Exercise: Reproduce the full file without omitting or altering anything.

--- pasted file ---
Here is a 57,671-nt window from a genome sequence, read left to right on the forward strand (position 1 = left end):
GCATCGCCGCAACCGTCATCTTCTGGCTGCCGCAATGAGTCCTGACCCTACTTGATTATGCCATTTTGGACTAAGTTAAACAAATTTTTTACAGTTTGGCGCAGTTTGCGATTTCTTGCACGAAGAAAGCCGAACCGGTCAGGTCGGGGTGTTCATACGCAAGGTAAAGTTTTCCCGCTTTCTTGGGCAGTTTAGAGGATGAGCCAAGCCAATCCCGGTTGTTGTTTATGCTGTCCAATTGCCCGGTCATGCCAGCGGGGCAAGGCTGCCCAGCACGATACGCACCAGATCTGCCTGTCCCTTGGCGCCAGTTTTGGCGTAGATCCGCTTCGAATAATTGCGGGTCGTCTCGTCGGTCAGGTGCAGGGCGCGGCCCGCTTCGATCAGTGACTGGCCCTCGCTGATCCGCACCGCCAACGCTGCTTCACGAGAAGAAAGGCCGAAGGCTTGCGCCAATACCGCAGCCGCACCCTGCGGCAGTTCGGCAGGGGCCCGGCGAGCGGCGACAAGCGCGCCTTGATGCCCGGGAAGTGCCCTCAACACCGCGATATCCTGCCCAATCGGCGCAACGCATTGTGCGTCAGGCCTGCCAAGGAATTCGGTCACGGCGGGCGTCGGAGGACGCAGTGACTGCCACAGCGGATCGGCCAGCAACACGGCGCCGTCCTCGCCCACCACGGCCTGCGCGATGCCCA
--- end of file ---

Here is a 57,671-nt window from a genome sequence, read left to right on the forward strand (position 1 = left end):
GCATCGCCGCAACCGTCATCTTCTGGCTGCCGCAATGAGTCCTGACCCTACTTGATTATGCCATTTTGGACTAAGTTAAACAAATTTTTTACAGTTTGGCGCAGTTTGCGATTTCTTGCACGAAGAAAGCCGAACCGGTCAGGTCGGGGTGTTCATACGCAAGGTAAAGTTTTCCCGCTTTCTTGGGCAGTTTAGAGGATGAGCCAAGCCAATCCCGGTTGTTGTTTATGCTGTCCAATTGCCCGGTCATGCCAGCGGGGCAAGGCTGCCCAGCACGATACGCACCAGATCTGCCTGTCCCTTGGCGCCAGTTTTGGCGTAGATCCGCTTCGAATAATTGCGGGTCGTCTCGTCGGTCAGGTGCAGGGCGCGGCCCGCTTCGATCAGTGACTGGCCCTCGCTGATCCGCACCGCCAACGCTGCTTCACGAGAAGAAAGGCCGAAGGCTTGCGCCAATACCGCAGCCGCACCCTGCGGCAGTTCGGCAGGGGCCCGGCGAGCGGCGACAAGCGCGCCTTGATGCCCGGGAAGTGCCCTCAACACCGCGATATCCTGCCCAATCGGCGCAACGCATTGTGCGTCAGGCCTGCCAAGGAATTCGGTCACGGCGGGCGTCGGAGGACGCAGTGACTGCCACAGCGGATCGGCCAGCAACACGGCGCCGTCCTCGCCCACCACGGCCTGCGCGATGCCCA